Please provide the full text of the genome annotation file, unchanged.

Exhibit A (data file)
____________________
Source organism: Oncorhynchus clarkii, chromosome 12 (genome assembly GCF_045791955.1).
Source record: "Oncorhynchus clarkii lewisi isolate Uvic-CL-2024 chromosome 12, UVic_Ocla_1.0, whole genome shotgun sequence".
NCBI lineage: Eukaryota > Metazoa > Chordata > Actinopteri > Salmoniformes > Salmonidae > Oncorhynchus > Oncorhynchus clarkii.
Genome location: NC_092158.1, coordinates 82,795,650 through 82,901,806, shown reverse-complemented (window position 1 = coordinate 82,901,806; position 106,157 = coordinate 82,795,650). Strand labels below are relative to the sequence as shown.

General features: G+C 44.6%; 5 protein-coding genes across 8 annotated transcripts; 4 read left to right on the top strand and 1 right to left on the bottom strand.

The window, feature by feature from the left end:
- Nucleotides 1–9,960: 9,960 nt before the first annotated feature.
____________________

Source organism: Oncorhynchus clarkii, chromosome 12 (genome assembly GCF_045791955.1).
Source record: "Oncorhynchus clarkii lewisi isolate Uvic-CL-2024 chromosome 12, UVic_Ocla_1.0, whole genome shotgun sequence".
NCBI lineage: Eukaryota > Metazoa > Chordata > Actinopteri > Salmoniformes > Salmonidae > Oncorhynchus > Oncorhynchus clarkii.
Genome location: NC_092158.1, coordinates 82,795,650 through 82,901,806, shown reverse-complemented (window position 1 = coordinate 82,901,806; position 106,157 = coordinate 82,795,650). Strand labels below are relative to the sequence as shown.

General features: G+C 44.6%; 5 protein-coding genes across 8 annotated transcripts; 4 read left to right on the top strand and 1 right to left on the bottom strand.

The window, feature by feature from the left end:
- Nucleotides 1–9,960: 9,960 nt before the first annotated feature.